Assays into the marvellous that may be presented too relaxedly in the novels rarely overstay their welcome in Ford's very numerous short stories, including "The Empire of Ice Cream" (2003 Sci Fiction), which won a Nebula as best novelette. These tales are assembled in several volumes beginning with The Fantasy Writer's Assistant (coll 2002) and The Empire of Ice Cream (coll 2006), both of which won the World Fantasy Award for their respective years. The most convenient collection is probably The Best of Jeffrey Ford (coll 2020), which contains some tales with sf elements, including "Exo-Skeleton Town" (Spring 2001 Black Gate), set on a frontier planet (see Westerns) whose inhabitants trade a potent aphrodisiac (see Drugs) for prints of classic Hollywood movies (see Cinema); "Daltharee" (in The Del Rey Book of Science Fiction and Fantasy, anth 2008, ed Ellen Datlow), featuring the inhabitants of a Pocket Universe who can only be encountered through a story within the story (a structural device commonly used by Ford); "The Seventh Expression of the Robot General" (in Eclipse # 2, anth 2008, ed Jonathan Strahan), a Satire on contemporary militarism, as manifested in the deep Near Future of perhaps another world by a retired Robot general whose controlling AI can only think of killing still more Aliens; or "The Dismantled Invention of Fate" (in The Starry Rift, anth 2008, ed Jonathan Strahan), a romantic fable set in a highly populated Space Opera universe. "Dr Lash Remembers" (in Steampunk II: Steampunk Reloaded, anth 2010, ed Ann VanderMeer and Jeff VanderMeer) is Steampunk, slightly overloaded.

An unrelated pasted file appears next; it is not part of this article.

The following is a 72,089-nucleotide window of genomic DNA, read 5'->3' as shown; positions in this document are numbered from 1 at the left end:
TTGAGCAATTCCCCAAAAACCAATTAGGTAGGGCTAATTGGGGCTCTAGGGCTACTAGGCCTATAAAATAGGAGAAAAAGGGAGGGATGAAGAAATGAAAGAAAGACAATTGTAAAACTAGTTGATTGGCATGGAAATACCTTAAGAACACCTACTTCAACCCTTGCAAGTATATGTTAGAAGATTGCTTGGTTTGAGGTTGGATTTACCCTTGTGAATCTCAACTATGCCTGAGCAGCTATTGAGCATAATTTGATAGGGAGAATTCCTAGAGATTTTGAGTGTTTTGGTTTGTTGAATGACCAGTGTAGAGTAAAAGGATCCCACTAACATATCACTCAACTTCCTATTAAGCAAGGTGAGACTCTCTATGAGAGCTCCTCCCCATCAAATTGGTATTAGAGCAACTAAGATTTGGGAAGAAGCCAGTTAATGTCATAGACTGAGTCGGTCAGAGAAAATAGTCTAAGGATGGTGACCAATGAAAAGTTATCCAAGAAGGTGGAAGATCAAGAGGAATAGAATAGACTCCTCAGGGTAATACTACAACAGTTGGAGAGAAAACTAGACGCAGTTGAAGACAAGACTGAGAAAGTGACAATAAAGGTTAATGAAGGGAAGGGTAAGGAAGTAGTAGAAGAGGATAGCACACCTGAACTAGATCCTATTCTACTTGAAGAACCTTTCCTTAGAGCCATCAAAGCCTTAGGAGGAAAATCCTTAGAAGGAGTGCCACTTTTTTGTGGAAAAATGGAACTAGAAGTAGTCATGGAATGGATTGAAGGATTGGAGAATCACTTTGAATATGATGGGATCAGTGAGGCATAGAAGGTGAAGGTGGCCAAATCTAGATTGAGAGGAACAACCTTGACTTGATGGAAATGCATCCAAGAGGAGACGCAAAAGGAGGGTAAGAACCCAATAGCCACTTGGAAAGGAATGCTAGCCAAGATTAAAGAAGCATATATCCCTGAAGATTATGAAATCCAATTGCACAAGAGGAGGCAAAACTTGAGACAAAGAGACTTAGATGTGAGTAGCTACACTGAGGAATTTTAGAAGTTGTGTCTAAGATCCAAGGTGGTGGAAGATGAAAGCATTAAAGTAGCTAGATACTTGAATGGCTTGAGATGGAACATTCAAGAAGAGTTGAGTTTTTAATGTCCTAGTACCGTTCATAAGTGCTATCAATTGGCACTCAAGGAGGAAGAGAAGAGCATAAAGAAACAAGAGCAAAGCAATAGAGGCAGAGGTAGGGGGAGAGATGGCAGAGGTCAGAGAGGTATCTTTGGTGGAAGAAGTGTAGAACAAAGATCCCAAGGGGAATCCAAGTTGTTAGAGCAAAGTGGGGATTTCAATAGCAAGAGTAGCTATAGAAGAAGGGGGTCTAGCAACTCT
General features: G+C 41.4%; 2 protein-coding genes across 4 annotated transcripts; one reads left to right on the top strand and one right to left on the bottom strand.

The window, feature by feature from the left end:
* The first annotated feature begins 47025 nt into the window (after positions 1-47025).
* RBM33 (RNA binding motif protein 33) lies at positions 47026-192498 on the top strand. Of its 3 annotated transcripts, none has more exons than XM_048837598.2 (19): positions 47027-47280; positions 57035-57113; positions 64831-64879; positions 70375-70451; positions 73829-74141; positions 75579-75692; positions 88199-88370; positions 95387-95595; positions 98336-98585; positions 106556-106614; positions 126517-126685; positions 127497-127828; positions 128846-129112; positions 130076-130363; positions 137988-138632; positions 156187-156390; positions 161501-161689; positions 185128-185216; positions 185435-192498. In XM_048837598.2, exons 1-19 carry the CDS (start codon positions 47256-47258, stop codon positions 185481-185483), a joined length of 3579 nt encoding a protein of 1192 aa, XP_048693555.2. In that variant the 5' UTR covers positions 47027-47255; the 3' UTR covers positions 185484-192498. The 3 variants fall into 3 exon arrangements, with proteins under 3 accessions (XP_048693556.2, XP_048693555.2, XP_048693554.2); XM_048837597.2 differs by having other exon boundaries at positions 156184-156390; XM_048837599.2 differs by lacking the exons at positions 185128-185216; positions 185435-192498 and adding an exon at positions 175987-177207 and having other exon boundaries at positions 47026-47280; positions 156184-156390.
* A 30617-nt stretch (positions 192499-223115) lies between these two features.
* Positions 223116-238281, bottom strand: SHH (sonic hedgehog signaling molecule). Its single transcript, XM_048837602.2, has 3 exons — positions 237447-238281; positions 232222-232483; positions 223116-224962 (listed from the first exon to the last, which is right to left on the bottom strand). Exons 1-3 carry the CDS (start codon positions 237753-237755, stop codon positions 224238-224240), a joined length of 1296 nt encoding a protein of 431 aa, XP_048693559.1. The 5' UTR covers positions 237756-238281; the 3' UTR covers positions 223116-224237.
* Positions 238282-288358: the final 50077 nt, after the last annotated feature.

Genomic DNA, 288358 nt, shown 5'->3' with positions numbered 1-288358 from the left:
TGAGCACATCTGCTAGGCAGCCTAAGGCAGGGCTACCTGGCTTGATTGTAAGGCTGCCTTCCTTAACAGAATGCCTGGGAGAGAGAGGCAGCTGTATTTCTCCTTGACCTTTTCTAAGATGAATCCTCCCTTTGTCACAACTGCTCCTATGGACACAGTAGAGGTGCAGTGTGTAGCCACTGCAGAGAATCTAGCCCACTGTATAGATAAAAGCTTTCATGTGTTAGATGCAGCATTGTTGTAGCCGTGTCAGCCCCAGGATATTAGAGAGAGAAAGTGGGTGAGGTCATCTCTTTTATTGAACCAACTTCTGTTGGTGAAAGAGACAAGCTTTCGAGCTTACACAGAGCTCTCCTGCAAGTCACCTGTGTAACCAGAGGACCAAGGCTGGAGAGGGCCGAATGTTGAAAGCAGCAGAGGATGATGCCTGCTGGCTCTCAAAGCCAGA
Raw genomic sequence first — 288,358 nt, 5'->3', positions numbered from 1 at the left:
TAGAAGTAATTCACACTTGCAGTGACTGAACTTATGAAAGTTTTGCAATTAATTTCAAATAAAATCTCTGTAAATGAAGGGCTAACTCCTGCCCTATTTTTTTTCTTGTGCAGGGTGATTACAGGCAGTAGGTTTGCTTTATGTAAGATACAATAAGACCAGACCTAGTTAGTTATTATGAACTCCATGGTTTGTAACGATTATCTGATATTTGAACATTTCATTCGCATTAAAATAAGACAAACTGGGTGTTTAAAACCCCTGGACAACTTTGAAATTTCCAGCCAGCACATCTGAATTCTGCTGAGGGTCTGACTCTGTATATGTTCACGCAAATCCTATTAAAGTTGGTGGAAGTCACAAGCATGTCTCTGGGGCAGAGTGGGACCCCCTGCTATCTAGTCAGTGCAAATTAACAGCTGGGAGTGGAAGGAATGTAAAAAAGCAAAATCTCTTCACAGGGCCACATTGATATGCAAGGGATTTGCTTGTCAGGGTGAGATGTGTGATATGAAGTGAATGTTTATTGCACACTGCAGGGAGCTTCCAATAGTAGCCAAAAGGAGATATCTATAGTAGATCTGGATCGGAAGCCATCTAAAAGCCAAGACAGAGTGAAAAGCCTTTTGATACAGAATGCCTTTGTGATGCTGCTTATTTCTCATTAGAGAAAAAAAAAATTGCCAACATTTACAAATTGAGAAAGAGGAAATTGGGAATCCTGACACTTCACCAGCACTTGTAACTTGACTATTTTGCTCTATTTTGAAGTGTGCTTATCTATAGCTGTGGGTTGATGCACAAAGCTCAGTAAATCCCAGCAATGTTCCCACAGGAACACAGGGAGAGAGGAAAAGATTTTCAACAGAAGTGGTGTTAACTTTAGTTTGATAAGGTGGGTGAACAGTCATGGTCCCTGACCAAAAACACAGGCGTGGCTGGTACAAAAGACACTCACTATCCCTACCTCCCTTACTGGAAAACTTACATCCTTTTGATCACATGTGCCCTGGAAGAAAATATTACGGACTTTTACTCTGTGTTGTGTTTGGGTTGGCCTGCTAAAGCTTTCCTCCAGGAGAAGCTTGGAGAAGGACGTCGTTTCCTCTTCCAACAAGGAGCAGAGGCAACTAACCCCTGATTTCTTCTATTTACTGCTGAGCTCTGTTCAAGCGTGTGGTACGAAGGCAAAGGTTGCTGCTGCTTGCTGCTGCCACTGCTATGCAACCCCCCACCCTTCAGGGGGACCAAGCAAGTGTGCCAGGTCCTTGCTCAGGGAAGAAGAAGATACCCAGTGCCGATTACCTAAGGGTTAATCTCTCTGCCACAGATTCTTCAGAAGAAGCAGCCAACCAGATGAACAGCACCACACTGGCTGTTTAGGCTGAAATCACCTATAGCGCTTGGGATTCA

Many of Ford's best stories are designed as unfoldings of the seemingly affable narrator's own dreams, imparting a hypnopompic allure to tales that are sometimes, in the event, very harsh in their implications. The human-become-spider eponym of "Daddy Long Legs of the Evening" (in Naked City: Tales of Urban Fantasy, anth 2011, ed Ellen Datlow) progresses from ingesting his/its neighbours from the inside out, to the eventual ingestion of "the larger politics of the Realm ... the center of everything"; the tale can be understood as a vision of our planet being devoured by ichneumonids in Homo sapiens masks. Other tales, like "The Blameless" in A Natural History of Hell (coll 2016) (the collection won the 2017 World Fantasy Award), allow its listeners some peace around the campfire. But Ford's voice, which can rightly be perceived as companionable, is also, in the end, a tool crafted to tell the truth. [JC]

see also: Readercon.

Jeffrey Ford

born West Istlip, New York: 8 November 1955



The Well-Built City

  • The Physiognomy (New York: Avon Books, 1997) [The Well-Built City: pb/uncredited]
  • Memoranda (New York: Avon Eos, 1999) [The Well-Built City: pb/Phil Singer]
  • The Beyond (New York: HarperCollins/Eos, 2001) [The Well-Built City: hb/Phil Singer]